Is Social Media Creating a Culture of Apathy?


Karis Cho, Staff Writer

We are living in a time where social media has become the primary source of human interaction. We rely on the Internet for the latest fake news and trends, scrolling mindlessly through Instagram to see gatherings we are not at and perfect people we will never be. But the more we look at social media, the more distant and isolated we begin to feel as our digital lives blend with reality. This results in apathy, a general disinterest and lack of concern for each other.

Social media use is shown to negatively impact our identity, body image, and self-esteem due to our desire to always present the best versions of ourselves. Erving Goffman, a social psychologist, describes social interaction like a theatrical performance, where there is a “front stage” region and a “backstage.” In the front stage, we are before an audience and are conscious of its expectations. We fit ourselves into a role to meet those expectations with our behavior and mold ourselves for a better reaction. In a society that is constantly engaged with “impression management,” we constantly filter and control ourselves no matter how we may actually feel inside. This is known as the “floating duck syndrome,” where on the outside everyone may appear to be graceful while on the inside they are frantically paddling to stay afloat. It is only the backstage where individuals can truly be themselves.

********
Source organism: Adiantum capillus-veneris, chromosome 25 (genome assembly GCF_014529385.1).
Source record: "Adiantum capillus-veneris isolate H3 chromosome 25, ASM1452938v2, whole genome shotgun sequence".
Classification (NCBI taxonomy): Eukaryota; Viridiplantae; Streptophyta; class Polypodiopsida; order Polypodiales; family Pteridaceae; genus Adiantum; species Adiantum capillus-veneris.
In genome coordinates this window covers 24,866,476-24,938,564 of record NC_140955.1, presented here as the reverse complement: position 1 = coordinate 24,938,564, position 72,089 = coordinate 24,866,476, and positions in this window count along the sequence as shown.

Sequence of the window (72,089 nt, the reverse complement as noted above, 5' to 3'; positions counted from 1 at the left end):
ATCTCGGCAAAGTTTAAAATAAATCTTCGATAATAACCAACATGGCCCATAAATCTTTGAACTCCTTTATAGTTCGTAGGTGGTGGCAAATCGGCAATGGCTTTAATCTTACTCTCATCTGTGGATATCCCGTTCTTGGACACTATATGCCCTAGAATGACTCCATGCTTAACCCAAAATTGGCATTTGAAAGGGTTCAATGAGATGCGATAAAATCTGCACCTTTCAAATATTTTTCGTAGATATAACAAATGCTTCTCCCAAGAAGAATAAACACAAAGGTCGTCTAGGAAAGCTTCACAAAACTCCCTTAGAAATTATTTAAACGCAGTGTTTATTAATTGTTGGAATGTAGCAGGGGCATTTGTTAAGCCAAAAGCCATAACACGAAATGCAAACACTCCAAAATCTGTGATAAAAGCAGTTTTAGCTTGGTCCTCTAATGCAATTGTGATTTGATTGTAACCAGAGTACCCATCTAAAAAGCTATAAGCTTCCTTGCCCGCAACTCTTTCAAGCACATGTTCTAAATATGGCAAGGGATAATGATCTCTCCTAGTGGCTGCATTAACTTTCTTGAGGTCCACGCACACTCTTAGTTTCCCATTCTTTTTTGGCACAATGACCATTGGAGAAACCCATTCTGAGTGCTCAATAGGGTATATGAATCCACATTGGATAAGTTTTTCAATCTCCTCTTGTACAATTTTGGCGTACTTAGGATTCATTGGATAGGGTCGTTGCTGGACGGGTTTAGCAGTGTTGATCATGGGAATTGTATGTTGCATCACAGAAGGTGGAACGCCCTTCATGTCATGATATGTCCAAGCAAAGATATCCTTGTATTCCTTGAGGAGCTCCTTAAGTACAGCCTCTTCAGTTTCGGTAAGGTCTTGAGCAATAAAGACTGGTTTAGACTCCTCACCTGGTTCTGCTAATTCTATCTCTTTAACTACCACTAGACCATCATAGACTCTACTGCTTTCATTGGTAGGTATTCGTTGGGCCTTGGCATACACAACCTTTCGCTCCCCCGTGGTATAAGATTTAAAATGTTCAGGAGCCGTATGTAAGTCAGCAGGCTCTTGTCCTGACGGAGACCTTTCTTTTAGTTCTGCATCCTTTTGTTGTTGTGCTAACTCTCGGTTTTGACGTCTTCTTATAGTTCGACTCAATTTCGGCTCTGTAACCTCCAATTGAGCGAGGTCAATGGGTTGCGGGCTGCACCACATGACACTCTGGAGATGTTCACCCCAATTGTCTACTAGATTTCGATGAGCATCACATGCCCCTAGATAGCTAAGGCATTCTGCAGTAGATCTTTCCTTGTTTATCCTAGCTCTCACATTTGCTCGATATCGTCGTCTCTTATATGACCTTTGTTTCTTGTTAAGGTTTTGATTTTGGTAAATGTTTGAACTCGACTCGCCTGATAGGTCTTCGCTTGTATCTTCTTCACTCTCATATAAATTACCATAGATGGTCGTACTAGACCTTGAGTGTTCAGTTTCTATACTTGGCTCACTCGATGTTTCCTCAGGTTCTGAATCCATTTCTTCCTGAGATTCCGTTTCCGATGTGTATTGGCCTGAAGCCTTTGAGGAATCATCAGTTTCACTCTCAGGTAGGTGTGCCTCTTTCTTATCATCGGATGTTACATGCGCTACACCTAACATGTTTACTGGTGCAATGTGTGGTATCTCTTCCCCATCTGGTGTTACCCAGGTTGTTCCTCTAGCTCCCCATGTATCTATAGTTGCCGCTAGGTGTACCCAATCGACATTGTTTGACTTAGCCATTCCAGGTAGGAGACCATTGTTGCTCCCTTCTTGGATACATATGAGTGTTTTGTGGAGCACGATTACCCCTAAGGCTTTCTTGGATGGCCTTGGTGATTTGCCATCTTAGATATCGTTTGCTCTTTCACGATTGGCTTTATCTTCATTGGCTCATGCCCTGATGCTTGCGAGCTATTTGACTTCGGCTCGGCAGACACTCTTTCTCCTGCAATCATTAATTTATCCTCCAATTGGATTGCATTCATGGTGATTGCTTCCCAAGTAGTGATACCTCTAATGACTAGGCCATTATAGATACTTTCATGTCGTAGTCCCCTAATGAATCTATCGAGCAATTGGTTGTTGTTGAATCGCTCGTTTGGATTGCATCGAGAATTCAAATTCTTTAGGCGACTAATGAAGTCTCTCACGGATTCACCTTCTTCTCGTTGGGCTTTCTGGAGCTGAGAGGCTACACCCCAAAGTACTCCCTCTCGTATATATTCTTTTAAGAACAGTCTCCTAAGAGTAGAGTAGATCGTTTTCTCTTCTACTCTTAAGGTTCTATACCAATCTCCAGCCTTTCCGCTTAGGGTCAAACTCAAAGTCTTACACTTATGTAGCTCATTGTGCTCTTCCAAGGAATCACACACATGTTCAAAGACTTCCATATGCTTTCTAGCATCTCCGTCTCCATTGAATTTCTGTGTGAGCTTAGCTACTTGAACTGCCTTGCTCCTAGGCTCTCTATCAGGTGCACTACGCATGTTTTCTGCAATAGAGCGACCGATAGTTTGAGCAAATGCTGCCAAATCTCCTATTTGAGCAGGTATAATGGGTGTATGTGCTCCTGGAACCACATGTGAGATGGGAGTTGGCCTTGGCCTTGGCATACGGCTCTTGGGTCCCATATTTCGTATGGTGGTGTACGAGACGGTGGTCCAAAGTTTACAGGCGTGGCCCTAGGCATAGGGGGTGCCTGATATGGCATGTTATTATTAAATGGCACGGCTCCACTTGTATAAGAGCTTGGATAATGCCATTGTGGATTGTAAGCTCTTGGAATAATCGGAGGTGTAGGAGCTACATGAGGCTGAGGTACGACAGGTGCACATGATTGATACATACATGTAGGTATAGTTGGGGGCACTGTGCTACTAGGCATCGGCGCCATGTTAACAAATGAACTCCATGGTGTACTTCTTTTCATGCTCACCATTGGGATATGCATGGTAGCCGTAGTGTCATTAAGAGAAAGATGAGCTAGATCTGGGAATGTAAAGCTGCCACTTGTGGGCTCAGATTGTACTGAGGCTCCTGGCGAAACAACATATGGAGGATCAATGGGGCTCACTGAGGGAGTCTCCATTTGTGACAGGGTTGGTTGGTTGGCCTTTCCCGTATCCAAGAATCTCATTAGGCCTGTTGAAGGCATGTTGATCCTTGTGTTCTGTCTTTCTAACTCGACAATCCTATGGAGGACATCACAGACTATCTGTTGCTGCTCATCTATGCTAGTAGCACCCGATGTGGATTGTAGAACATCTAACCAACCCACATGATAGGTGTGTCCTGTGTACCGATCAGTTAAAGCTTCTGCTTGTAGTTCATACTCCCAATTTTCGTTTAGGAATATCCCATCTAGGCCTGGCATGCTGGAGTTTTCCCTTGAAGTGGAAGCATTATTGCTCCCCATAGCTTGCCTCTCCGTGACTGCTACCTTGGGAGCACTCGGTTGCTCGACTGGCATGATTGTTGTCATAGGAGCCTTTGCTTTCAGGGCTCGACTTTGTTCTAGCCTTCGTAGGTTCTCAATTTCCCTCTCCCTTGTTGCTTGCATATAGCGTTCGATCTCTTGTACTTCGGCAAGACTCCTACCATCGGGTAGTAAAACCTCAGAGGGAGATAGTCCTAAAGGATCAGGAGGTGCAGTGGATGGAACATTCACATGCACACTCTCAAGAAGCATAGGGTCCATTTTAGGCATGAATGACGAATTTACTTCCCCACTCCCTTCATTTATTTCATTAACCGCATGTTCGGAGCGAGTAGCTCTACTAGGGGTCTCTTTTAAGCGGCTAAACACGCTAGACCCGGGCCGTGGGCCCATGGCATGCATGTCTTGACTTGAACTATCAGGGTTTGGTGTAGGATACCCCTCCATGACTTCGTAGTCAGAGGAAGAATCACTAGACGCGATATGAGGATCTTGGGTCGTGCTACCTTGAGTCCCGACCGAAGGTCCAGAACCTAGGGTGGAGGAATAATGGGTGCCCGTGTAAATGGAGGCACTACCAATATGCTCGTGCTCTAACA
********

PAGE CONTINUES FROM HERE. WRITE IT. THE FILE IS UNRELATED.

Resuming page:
But now, the front we have on social media has started to become part of our individual performance. These institutionalized social scripts have an especially large impact on teens, particularly when the “front stage” they develop permeates into their real lives. This superficial act they give, a meticulously planned script, has now made its way into their everyday conversations. Becoming addicted to curated virtual images of individuals impacts their relationships when they neglect the backstage and get caught up in the act and performance. 

Leon Festinger’s Social Comparison Theory is an explanation for the tendency and innate drive to make comparisons between ourselves and others. In order to make accurate judgments about our own progress, we compare our own works in relation to those around us (like a benchmark). Those who have a lower self-esteem experience a worse outcome on their mental and emotional health when they make upward social comparisons (comparison to those who appear to be doing better than them). Social media has taken this comparison to an extreme level because only the best, most filtered versions of other well-doing individuals are shown. Compared to our mundane and unfiltered lives, curated images of others can give us anxiety and make us feel insecure about whether we are doing enough. We can become envious of the victories of others and may stress ourselves out in finding ways  to “even the score.”

This overall social comparison, decrease in self-esteem, desensitivity, and facade that we wear on social media fosters an increase in apathy towards each other in real life by disrupting harmony and unity in society.  Social media has made us hyper-aware of the faults of others as well as our own. And it is harmful when we fail to develop empathy for others or look at another perspective. While social media can create connections, it is also important not to become too reliant on this superficially curated image. Realizing that we are all the same underneath the filters and plastered smiles can help when we start to compare and degrade ourselves.  Spending more quality time with those we love in-person can cultivate memories and broaden our perspectives to who’s actually behind the screen. Real life empathy is what truly connects this world.